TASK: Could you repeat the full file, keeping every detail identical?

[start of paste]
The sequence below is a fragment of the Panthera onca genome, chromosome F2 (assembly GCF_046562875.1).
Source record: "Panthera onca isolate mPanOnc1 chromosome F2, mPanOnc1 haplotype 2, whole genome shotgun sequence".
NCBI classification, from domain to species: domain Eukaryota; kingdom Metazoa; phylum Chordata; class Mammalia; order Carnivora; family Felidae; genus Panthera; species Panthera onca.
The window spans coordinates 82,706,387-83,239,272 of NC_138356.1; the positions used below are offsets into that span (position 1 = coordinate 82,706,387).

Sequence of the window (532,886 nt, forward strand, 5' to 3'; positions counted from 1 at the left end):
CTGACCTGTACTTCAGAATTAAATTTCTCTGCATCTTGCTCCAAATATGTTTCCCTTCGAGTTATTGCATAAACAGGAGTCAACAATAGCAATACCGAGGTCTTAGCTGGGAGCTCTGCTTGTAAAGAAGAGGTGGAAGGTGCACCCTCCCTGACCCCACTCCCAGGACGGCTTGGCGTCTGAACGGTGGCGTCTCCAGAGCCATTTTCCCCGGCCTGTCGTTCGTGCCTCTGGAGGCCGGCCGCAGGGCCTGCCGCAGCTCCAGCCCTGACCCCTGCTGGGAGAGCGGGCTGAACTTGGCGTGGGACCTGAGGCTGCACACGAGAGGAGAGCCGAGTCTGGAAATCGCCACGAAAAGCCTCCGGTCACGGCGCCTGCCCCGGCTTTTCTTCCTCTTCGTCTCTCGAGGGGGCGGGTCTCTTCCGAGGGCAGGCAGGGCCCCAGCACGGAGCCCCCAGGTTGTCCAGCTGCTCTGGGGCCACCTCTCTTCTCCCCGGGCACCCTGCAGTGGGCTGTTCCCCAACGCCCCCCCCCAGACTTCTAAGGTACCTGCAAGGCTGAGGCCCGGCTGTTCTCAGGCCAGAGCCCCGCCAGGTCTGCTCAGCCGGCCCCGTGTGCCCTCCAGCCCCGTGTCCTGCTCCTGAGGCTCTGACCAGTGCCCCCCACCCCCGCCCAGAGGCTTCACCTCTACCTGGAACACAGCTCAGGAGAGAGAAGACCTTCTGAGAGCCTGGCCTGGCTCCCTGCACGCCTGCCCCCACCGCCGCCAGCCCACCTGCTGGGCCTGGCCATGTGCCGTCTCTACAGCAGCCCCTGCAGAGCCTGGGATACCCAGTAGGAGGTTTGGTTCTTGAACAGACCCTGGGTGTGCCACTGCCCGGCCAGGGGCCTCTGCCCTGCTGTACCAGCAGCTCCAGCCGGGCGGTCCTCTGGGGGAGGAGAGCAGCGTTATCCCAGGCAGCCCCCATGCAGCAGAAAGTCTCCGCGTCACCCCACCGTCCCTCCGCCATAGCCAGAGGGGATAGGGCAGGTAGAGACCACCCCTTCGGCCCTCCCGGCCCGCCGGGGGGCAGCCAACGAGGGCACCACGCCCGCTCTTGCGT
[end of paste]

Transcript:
The sequence below is a fragment of the Panthera onca genome, chromosome F2 (assembly GCF_046562875.1).
Source record: "Panthera onca isolate mPanOnc1 chromosome F2, mPanOnc1 haplotype 2, whole genome shotgun sequence".
NCBI classification, from domain to species: domain Eukaryota; kingdom Metazoa; phylum Chordata; class Mammalia; order Carnivora; family Felidae; genus Panthera; species Panthera onca.
The window spans coordinates 82,706,387-83,239,272 of NC_138356.1; the positions used below are offsets into that span (position 1 = coordinate 82,706,387).

Sequence of the window (532,886 nt, forward strand, 5' to 3'; positions counted from 1 at the left end):
CTGACCTGTACTTCAGAATTAAATTTCTCTGCATCTTGCTCCAAATATGTTTCCCTTCGAGTTATTGCATAAACAGGAGTCAACAATAGCAATACCGAGGTCTTAGCTGGGAGCTCTGCTTGTAAAGAAGAGGTGGAAGGTGCACCCTCCCTGACCCCACTCCCAGGACGGCTTGGCGTCTGAACGGTGGCGTCTCCAGAGCCATTTTCCCCGGCCTGTCGTTCGTGCCTCTGGAGGCCGGCCGCAGGGCCTGCCGCAGCTCCAGCCCTGACCCCTGCTGGGAGAGCGGGCTGAACTTGGCGTGGGACCTGAGGCTGCACACGAGAGGAGAGCCGAGTCTGGAAATCGCCACGAAAAGCCTCCGGTCACGGCGCCTGCCCCGGCTTTTCTTCCTCTTCGTCTCTCGAGGGGGCGGGTCTCTTCCGAGGGCAGGCAGGGCCCCAGCACGGAGCCCCCAGGTTGTCCAGCTGCTCTGGGGCCACCTCTCTTCTCCCCGGGCACCCTGCAGTGGGCTGTTCCCCAACGCCCCCCCCCAGACTTCTAAGGTACCTGCAAGGCTGAGGCCCGGCTGTTCTCAGGCCAGAGCCCCGCCAGGTCTGCTCAGCCGGCCCCGTGTGCCCTCCAGCCCCGTGTCCTGCTCCTGAGGCTCTGACCAGTGCCCCCCACCCCCGCCCAGAGGCTTCACCTCTACCTGGAACACAGCTCAGGAGAGAGAAGACCTTCTGAGAGCCTGGCCTGGCTCCCTGCACGCCTGCCCCCACCGCCGCCAGCCCACCTGCTGGGCCTGGCCATGTGCCGTCTCTACAGCAGCCCCTGCAGAGCCTGGGATACCCAGTAGGAGGTTTGGTTCTTGAACAGACCCTGGGTGTGCCACTGCCCGGCCAGGGGCCTCTGCCCTGCTGTACCAGCAGCTCCAGCCGGGCGGTCCTCTGGGGGAGGAGAGCAGCGTTATCCCAGGCAGCCCCCATGCAGCAGAAAGTCTCCGCGTCACCCCACCGTCCCTCCGCCATAGCCAGAGGGGATAGGGCAGGTAGAGACCACCCCTTCGGCCCTCCCGGCCCGCCGGGGGGCAGCCAACGAGGGCACCACGCCCGCTCTTGCGT